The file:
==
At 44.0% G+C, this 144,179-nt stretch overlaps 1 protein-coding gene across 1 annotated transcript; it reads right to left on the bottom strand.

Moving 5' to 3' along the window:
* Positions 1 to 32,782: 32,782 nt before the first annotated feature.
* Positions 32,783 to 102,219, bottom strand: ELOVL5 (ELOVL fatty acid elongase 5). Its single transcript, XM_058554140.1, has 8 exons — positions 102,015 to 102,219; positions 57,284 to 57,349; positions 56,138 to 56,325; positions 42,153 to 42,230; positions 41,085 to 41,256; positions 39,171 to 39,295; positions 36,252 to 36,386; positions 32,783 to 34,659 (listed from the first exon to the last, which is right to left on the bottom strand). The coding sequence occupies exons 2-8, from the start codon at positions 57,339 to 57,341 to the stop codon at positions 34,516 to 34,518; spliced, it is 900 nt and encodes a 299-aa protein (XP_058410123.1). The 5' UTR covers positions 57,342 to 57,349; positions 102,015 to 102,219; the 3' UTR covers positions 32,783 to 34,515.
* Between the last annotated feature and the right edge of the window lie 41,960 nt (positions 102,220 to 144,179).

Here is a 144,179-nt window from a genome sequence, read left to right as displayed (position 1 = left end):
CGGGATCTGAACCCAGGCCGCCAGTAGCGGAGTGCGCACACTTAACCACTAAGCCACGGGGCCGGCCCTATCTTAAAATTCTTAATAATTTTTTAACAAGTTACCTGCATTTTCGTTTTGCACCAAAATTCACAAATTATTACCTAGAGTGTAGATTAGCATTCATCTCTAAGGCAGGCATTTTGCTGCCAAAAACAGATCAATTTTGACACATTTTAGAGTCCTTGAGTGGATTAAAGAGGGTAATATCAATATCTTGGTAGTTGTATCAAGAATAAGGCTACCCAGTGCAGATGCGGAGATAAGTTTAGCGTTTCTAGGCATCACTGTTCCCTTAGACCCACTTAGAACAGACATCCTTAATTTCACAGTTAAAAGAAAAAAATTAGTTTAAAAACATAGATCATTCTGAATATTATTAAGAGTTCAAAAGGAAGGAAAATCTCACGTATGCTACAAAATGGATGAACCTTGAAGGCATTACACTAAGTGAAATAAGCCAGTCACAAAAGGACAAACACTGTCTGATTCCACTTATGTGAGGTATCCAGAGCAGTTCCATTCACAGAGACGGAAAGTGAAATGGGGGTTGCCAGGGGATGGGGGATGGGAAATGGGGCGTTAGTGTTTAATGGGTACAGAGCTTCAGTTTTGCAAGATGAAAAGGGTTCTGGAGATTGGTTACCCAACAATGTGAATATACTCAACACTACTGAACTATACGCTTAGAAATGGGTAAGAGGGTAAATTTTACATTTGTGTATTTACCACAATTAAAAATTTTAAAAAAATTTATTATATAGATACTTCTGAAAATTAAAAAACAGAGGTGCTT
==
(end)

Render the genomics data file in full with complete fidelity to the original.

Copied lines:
At 44.0% G+C, this 144,179-nt stretch overlaps 1 protein-coding gene across 1 annotated transcript; it reads right to left on the bottom strand.

Moving 5' to 3' along the window:
* Positions 1 to 32,782: 32,782 nt before the first annotated feature.
* Positions 32,783 to 102,219, bottom strand: ELOVL5 (ELOVL fatty acid elongase 5). Its single transcript, XM_058554140.1, has 8 exons — positions 102,015 to 102,219; positions 57,284 to 57,349; positions 56,138 to 56,325; positions 42,153 to 42,230; positions 41,085 to 41,256; positions 39,171 to 39,295; positions 36,252 to 36,386; positions 32,783 to 34,659 (listed from the first exon to the last, which is right to left on the bottom strand). The coding sequence occupies exons 2-8, from the start codon at positions 57,339 to 57,341 to the stop codon at positions 34,516 to 34,518; spliced, it is 900 nt and encodes a 299-aa protein (XP_058410123.1). The 5' UTR covers positions 57,342 to 57,349; positions 102,015 to 102,219; the 3' UTR covers positions 32,783 to 34,515.
* Between the last annotated feature and the right edge of the window lie 41,960 nt (positions 102,220 to 144,179).

Here is a 144,179-nt window from a genome sequence, read left to right as displayed (position 1 = left end):
CGGGATCTGAACCCAGGCCGCCAGTAGCGGAGTGCGCACACTTAACCACTAAGCCACGGGGCCGGCCCTATCTTAAAATTCTTAATAATTTTTTAACAAGTTACCTGCATTTTCGTTTTGCACCAAAATTCACAAATTATTACCTAGAGTGTAGATTAGCATTCATCTCTAAGGCAGGCATTTTGCTGCCAAAAACAGATCAATTTTGACACATTTTAGAGTCCTTGAGTGGATTAAAGAGGGTAATATCAATATCTTGGTAGTTGTATCAAGAATAAGGCTACCCAGTGCAGATGCGGAGATAAGTTTAGCGTTTCTAGGCATCACTGTTCCCTTAGACCCACTTAGAACAGACATCCTTAATTTCACAGTTAAAAGAAAAAAATTAGTTTAAAAACATAGATCATTCTGAATATTATTAAGAGTTCAAAAGGAAGGAAAATCTCACGTATGCTACAAAATGGATGAACCTTGAAGGCATTACACTAAGTGAAATAAGCCAGTCACAAAAGGACAAACACTGTCTGATTCCACTTATGTGAGGTATCCAGAGCAGTTCCATTCACAGAGACGGAAAGTGAAATGGGGGTTGCCAGGGGATGGGGGATGGGAAATGGGGCGTTAGTGTTTAATGGGTACAGAGCTTCAGTTTTGCAAGATGAAAAGGGTTCTGGAGATTGGTTACCCAACAATGTGAATATACTCAACACTACTGAACTATACGCTTAGAAATGGGTAAGAGGGTAAATTTTACATTTGTGTATTTACCACAATTAAAAATTTTAAAAAAATTTATTATATAGATACTTCTGAAAATTAAAAAACAGAGGTGCTT